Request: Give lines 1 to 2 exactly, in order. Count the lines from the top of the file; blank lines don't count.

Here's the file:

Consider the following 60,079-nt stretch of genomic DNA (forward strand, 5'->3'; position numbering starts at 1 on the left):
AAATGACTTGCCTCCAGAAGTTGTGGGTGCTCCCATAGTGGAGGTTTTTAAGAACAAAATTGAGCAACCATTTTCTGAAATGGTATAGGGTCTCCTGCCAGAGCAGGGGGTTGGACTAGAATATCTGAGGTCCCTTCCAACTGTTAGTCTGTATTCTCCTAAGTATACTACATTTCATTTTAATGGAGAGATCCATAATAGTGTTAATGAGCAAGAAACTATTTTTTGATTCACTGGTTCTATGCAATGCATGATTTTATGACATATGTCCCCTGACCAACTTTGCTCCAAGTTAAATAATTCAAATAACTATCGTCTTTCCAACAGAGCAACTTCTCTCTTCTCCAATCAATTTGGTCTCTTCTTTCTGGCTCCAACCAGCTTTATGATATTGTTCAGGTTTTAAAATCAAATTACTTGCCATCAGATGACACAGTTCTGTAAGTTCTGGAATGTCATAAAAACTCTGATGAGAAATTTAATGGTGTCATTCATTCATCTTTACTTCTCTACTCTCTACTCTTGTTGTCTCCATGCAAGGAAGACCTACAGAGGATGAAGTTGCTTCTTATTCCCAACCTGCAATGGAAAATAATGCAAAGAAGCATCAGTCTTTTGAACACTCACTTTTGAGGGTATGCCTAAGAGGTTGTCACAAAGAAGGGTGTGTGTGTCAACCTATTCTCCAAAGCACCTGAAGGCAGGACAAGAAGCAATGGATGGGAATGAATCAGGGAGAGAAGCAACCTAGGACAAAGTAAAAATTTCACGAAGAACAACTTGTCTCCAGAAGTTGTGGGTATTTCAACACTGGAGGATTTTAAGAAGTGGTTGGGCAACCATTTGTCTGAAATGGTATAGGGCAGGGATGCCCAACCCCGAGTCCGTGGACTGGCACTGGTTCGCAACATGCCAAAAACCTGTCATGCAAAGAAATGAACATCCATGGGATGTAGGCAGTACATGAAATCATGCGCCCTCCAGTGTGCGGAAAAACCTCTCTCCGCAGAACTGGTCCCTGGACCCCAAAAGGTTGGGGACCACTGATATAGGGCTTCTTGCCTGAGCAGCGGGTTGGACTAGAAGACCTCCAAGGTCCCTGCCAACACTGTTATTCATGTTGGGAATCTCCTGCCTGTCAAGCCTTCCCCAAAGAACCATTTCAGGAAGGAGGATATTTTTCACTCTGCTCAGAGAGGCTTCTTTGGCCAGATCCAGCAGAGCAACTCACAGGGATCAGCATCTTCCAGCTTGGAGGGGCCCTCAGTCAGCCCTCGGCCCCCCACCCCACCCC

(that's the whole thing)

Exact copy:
Consider the following 60,079-nt stretch of genomic DNA (forward strand, 5'->3'; position numbering starts at 1 on the left):
AAATGACTTGCCTCCAGAAGTTGTGGGTGCTCCCATAGTGGAGGTTTTTAAGAACAAAATTGAGCAACCATTTTCTGAAATGGTATAGGGTCTCCTGCCAGAGCAGGGGGTTGGACTAGAATATCTGAGGTCCCTTCCAACTGTTAGTCTGTATTCTCCTAAGTATACTACATTTCATTTTAATGGAGAGATCCATAATAGTGTTAATGAGCAAGAAACTATTTTTTGATTCACTGGTTCTATGCAATGCATGATTTTATGACATATGTCCCCTGACCAACTTTGCTCCAAGTTAAATAATTCAAATAACTATCGTCTTTCCAACAGAGCAACTTCTCTCTTCTCCAATCAATTTGGTCTCTTCTTTCTGGCTCCAACCAGCTTTATGATATTGTTCAGGTTTTAAAATCAAATTACTTGCCATCAGATGACACAGTTCTGTAAGTTCTGGAATGTCATAAAAACTCTGATGAGAAATTTAATGGTGTCATTCATTCATCTTTACTTCTCTACTCTCTACTCTTGTTGTCTCCATGCAAGGAAGACCTACAGAGGATGAAGTTGCTTCTTATTCCCAACCTGCAATGGAAAATAATGCAAAGAAGCATCAGTCTTTTGAACACTCACTTTTGAGGGTATGCCTAAGAGGTTGTCACAAAGAAGGGTGTGTGTGTCAACCTATTCTCCAAAGCACCTGAAGGCAGGACAAGAAGCAATGGATGGGAATGAATCAGGGAGAGAAGCAACCTAGGACAAAGTAAAAATTTCACGAAGAACAACTTGTCTCCAGAAGTTGTGGGTATTTCAACACTGGAGGATTTTAAGAAGTGGTTGGGCAACCATTTGTCTGAAATGGTATAGGGCAGGGATGCCCAACCCCGAGTCCGTGGACTGGCACTGGTTCGCAACATGCCAAAAACCTGTCATGCAAAGAAATGAACATCCATGGGATGTAGGCAGTACATGAAATCATGCGCCCTCCAGTGTGCGGAAAAACCTCTCTCCGCAGAACTGGTCCCTGGACCCCAAAAGGTTGGGGACCACTGATATAGGGCTTCTTGCCTGAGCAGCGGGTTGGACTAGAAGACCTCCAAGGTCCCTGCCAACACTGTTATTCATGTTGGGAATCTCCTGCCTGTCAAGCCTTCCCCAAAGAACCATTTCAGGAAGGAGGATATTTTTCACTCTGCTCAGAGAGGCTTCTTTGGCCAGATCCAGCAGAGCAACTCACAGGGATCAGCATCTTCCAGCTTGGAGGGGCCCTCAGTCAGCCCTCGGCCCCCCACCCCACCCC